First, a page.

tbagnall

A helping start when moving from Silo'd working

Blog Post created by tbagnall Employee on Apr 13, 2015

I often find when teams move from working as a collection of individuals with a shared purpose, but in different silos that they needs a helping start on when to communicate with each other.

Naturally there are points in time where Scrum creates the opportunities, but those opportunities are not enough for a performing team.

I don’t intend on going into how to communicate in the Scrum ceremonies, but rather share some thoughts on how to start teams effectively talking.

Here are the guideline I give teams:

When you are about to pick up a new user story have a quick chat with the team - all the cross functionals (Coding, testing, documenting, deploying, user experience, etc.) to:

    • … ask if there is anything you can do on a currently in progress user story to help get that completed first.
    • … make sure the story is still good - incorporating anything we may have learnt so far in the sprint. Include the PO in this.
    • … make sure the plan on how to complete the user story is still right - it might need updating based on what we have learnt so far in the sprint.
    • … make sure the tasks represent he plan to complete the user story and have enough information to enable anyone to pick them up.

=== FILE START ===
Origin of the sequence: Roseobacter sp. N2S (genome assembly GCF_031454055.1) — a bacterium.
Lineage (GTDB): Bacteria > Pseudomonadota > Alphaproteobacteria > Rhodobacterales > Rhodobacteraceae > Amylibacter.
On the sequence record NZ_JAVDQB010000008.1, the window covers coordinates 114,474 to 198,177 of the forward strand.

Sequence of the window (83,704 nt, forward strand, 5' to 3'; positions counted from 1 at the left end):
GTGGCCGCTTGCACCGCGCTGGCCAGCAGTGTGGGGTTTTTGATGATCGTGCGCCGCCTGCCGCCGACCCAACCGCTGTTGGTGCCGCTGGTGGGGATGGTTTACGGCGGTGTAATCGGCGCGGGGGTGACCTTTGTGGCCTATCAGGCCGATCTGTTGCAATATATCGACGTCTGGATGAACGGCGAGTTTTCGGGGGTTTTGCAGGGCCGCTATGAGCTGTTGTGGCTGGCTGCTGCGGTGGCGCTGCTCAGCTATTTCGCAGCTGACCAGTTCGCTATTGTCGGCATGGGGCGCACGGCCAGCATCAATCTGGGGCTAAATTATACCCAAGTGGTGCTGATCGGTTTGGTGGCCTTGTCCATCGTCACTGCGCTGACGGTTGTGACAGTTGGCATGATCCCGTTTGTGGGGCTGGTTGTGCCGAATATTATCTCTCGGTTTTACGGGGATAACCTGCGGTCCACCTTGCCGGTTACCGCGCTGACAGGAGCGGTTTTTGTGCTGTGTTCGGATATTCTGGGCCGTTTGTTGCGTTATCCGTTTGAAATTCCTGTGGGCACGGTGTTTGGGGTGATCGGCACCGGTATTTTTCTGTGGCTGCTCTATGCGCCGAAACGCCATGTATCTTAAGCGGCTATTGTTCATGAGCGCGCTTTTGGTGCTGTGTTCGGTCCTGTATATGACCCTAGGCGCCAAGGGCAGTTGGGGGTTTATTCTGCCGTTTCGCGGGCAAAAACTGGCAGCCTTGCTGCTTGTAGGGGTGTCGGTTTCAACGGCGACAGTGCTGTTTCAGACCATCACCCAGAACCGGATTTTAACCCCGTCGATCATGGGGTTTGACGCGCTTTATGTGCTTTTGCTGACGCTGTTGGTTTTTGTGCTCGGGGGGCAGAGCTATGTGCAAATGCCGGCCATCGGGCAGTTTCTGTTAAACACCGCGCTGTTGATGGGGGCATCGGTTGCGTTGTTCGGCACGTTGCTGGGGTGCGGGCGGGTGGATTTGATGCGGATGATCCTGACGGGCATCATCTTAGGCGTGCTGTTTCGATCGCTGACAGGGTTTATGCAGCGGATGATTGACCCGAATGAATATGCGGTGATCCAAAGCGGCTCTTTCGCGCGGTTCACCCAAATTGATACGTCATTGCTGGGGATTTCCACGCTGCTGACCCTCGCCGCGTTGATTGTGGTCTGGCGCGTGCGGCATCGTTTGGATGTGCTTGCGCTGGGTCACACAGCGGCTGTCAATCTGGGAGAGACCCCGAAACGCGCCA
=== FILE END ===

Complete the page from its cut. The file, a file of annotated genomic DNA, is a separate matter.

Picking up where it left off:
• … ensure there are the right people available to work on the user story. If you have specialisms in the team make sure there is someone from the cross functionals to work on the user story, such as a tester to ensure a coder knows what to produce to pass tests.



This conversation would normally be anywhere from 30 seconds to 5 minutes, unless we have learnt something that causes he plan to change considerably.

When you are about to pick up a new task:

    • … ask other team members if they need any help on what they are working on, to help them get their task completed.
    • … check that your approach is going to be correct for the task at hand with another team member. For example
      • a coder may check with a tester before implementing code to ensure they understand the tests, edge cases, negative paths, etc. that they need to cover.
      • a tester may check with coder or user experience to see how they are thinking they would add a button to a user interface to ensure their automated tests would capture it


This is a start for teams, and once they get into the flow they will adjust and improve, probably without even thinking about it.

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